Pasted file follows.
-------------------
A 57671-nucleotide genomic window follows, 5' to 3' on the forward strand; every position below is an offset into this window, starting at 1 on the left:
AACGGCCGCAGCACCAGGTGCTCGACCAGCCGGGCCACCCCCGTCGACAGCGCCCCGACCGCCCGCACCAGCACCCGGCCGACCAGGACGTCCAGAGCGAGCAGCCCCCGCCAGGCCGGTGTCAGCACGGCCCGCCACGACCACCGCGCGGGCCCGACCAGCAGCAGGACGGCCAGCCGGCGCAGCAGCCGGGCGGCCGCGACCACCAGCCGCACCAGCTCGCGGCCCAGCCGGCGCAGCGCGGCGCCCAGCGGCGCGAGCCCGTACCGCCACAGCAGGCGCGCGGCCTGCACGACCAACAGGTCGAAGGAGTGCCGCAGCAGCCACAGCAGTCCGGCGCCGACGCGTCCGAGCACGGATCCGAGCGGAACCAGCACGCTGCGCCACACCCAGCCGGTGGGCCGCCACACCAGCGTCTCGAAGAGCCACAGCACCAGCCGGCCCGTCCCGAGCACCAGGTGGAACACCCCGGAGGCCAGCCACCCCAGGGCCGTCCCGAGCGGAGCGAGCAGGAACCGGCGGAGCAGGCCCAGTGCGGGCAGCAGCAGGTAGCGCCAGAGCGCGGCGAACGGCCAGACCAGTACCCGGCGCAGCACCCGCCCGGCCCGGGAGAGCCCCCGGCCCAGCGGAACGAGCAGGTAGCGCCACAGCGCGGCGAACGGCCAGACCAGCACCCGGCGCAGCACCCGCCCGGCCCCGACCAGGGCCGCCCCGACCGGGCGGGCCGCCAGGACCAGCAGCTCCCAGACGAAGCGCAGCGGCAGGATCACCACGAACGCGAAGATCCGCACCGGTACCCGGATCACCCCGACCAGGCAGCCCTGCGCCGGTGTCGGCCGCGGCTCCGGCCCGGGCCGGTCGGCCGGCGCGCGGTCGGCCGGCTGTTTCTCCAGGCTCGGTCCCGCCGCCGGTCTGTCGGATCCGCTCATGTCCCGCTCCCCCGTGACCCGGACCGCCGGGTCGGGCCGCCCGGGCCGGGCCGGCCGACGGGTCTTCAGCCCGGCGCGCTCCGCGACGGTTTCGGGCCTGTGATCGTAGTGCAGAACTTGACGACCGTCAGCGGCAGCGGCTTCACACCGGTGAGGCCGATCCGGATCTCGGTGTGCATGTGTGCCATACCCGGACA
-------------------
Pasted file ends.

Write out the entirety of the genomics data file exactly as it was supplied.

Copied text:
A 57671-nucleotide genomic window follows, 5' to 3' on the forward strand; every position below is an offset into this window, starting at 1 on the left:
AACGGCCGCAGCACCAGGTGCTCGACCAGCCGGGCCACCCCCGTCGACAGCGCCCCGACCGCCCGCACCAGCACCCGGCCGACCAGGACGTCCAGAGCGAGCAGCCCCCGCCAGGCCGGTGTCAGCACGGCCCGCCACGACCACCGCGCGGGCCCGACCAGCAGCAGGACGGCCAGCCGGCGCAGCAGCCGGGCGGCCGCGACCACCAGCCGCACCAGCTCGCGGCCCAGCCGGCGCAGCGCGGCGCCCAGCGGCGCGAGCCCGTACCGCCACAGCAGGCGCGCGGCCTGCACGACCAACAGGTCGAAGGAGTGCCGCAGCAGCCACAGCAGTCCGGCGCCGACGCGTCCGAGCACGGATCCGAGCGGAACCAGCACGCTGCGCCACACCCAGCCGGTGGGCCGCCACACCAGCGTCTCGAAGAGCCACAGCACCAGCCGGCCCGTCCCGAGCACCAGGTGGAACACCCCGGAGGCCAGCCACCCCAGGGCCGTCCCGAGCGGAGCGAGCAGGAACCGGCGGAGCAGGCCCAGTGCGGGCAGCAGCAGGTAGCGCCAGAGCGCGGCGAACGGCCAGACCAGTACCCGGCGCAGCACCCGCCCGGCCCGGGAGAGCCCCCGGCCCAGCGGAACGAGCAGGTAGCGCCACAGCGCGGCGAACGGCCAGACCAGCACCCGGCGCAGCACCCGCCCGGCCCCGACCAGGGCCGCCCCGACCGGGCGGGCCGCCAGGACCAGCAGCTCCCAGACGAAGCGCAGCGGCAGGATCACCACGAACGCGAAGATCCGCACCGGTACCCGGATCACCCCGACCAGGCAGCCCTGCGCCGGTGTCGGCCGCGGCTCCGGCCCGGGCCGGTCGGCCGGCGCGCGGTCGGCCGGCTGTTTCTCCAGGCTCGGTCCCGCCGCCGGTCTGTCGGATCCGCTCATGTCCCGCTCCCCCGTGACCCGGACCGCCGGGTCGGGCCGCCCGGGCCGGGCCGGCCGACGGGTCTTCAGCCCGGCGCGCTCCGCGACGGTTTCGGGCCTGTGATCGTAGTGCAGAACTTGACGACCGTCAGCGGCAGCGGCTTCACACCGGTGAGGCCGATCCGGATCTCGGTGTGCATGTGTGCCATACCCGGACA